Archive for October, 2014

Drunk Driving Convictions and Ignition-Interlock Devices

27
Oct
By:

In the state of Texas, drivers who have two or more drunk driving convictions over a period of five years are required to install an ignition interlock device in their vehicles. Drivers who are arrested for a first offense must also have an ignition interlock device installed on cars that they own. Motorists must pay for the cost of the ignition interlock device. The device typically must remain on a vehicle for at least one year following the period when a license is suspended. 

An ignition interlock device can be costly to install and operate, and it can be burdensome and embarrassing as all drivers who use the vehicle must blow into the device in order for the car to start. Unfortunately, the only way to avoid having an ignition interlock device installed is to avoid a conviction for an offense that would trigger the IID requirement. A DUI defense lawyer can assist you in defending yourself or exploring plea bargain or diversion options to avoid a conviction that could trigger the required use of an ignition interlock device.

Do Ignition Interlock Devices Work to Prevent Impaired Driving?

Mothers Against Drunk Driving (MADD) revealed that there were around 305,000 ignition interlock devices installed in the United States as of 2013. The use of ignition interlock devices has increased at a rate of 30,000 units every single year over the past eight years.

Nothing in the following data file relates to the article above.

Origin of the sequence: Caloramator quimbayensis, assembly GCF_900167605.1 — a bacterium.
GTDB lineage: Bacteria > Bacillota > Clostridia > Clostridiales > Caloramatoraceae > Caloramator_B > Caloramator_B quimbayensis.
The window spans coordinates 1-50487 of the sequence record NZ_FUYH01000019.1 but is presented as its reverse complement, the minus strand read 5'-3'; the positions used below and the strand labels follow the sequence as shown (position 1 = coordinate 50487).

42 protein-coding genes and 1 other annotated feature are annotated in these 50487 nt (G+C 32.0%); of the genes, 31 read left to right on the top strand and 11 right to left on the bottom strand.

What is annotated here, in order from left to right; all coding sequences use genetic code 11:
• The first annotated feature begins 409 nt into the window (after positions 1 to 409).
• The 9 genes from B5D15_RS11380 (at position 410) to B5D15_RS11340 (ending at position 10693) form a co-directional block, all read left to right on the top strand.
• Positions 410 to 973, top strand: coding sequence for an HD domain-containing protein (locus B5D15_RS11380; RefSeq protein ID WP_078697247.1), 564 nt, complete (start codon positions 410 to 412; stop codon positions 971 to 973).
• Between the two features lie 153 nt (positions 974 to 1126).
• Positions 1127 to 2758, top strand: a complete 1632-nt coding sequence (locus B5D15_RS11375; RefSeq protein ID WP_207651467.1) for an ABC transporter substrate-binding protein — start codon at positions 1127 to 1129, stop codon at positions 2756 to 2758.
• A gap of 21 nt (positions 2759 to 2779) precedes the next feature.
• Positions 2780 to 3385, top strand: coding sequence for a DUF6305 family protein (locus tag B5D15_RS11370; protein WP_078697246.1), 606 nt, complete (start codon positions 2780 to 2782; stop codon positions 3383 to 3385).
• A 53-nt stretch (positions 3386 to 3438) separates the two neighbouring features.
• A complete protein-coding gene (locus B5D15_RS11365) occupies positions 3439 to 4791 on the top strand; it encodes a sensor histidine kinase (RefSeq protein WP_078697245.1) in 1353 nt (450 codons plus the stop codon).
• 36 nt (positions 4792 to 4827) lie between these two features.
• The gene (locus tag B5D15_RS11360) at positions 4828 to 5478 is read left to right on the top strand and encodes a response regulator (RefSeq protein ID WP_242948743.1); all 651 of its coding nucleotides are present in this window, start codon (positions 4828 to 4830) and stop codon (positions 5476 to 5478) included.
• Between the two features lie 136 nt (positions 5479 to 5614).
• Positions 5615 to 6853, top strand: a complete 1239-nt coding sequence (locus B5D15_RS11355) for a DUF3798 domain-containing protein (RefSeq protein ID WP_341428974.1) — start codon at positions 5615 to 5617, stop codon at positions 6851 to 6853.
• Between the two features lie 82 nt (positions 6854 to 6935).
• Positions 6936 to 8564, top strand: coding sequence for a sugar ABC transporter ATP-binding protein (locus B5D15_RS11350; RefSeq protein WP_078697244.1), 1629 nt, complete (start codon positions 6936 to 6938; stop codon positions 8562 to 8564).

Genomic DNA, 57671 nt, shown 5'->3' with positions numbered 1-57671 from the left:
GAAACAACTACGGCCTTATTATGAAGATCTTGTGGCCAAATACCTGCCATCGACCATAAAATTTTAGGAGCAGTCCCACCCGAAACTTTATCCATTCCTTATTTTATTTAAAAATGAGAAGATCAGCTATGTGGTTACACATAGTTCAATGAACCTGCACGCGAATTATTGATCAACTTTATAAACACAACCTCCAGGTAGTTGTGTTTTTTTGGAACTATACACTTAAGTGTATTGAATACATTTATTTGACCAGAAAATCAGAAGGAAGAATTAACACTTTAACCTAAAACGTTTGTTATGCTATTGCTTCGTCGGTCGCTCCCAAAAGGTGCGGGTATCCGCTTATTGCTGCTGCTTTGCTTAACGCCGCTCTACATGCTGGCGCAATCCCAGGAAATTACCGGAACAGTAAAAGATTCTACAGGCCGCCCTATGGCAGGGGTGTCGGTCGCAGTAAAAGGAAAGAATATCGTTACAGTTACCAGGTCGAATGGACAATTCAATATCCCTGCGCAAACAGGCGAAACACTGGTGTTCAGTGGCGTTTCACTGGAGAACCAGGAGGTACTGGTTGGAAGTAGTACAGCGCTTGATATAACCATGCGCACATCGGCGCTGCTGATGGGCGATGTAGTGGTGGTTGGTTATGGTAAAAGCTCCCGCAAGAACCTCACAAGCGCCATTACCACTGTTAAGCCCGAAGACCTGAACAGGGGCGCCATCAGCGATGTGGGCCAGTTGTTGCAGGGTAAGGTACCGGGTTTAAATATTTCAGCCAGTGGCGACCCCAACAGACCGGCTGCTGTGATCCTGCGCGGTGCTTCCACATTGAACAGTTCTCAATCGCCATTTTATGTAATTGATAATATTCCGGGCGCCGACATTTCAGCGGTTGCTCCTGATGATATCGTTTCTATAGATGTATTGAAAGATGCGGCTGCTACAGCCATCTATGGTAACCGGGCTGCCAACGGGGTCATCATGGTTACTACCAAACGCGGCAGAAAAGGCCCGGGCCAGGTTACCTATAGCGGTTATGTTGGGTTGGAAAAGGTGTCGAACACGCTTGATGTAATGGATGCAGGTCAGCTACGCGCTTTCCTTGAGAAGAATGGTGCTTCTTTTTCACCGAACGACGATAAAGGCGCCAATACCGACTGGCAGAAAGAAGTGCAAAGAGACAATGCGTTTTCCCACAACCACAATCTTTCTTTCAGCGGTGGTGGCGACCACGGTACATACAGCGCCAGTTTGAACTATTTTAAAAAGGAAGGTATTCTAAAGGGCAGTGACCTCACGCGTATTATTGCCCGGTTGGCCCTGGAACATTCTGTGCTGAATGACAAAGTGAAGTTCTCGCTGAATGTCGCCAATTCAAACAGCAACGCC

An ignition interlock device works by making it impossible to start a vehicle until you blow into a device installed on the dashboard that tests your blood-alcohol concentration. If your BAC exceeds .02, the vehicle will not start. There are also rolling retests that are required to ensure that the driver who initially blew into the test is the one operating the vehicle and is staying sober during operation. A rolling retest gives the driver a limited period of time to have his BAC tested again after he is driving. A failure to take the test, or a BAC above the limit, results in an alarm going off and the driver must stop operating the vehicle.

Because ignition interlock devices essentially make it impossible to drive drunk, there is a decrease in re-arrests among people who have been required to have these devices put into their vehicles. However, research has shown that the devices only have an impact for as long as they are actually installed in the car. After an ignition interlock device is removed from a person’s vehicle, the rate of re-arrest for a subsequent drunk driving offense returns to normal.

This suggests that these devices do little to actually solve problems that may cause people to drive while impaired. They are expensive, and have no long-term benefits so regulators may be better off finding alternative ways to stop drunk driving. Offenders may also benefit from being able to negotiate plea bargains or enter into diversion programs that provide drug and alcohol counseling rather than being convicted and simply having to pay huge sums of money to have an ignition interlock device put into their car.

Call Joseph LaBella & Associates today at 800-395-5951 or visit http://www.texas-dwi-lawyers.com to speak with a Houston DUI defense lawyer. Serving Harris County, Montgomery County, and communities along Interstate 45 through The Woodlands and Conroe.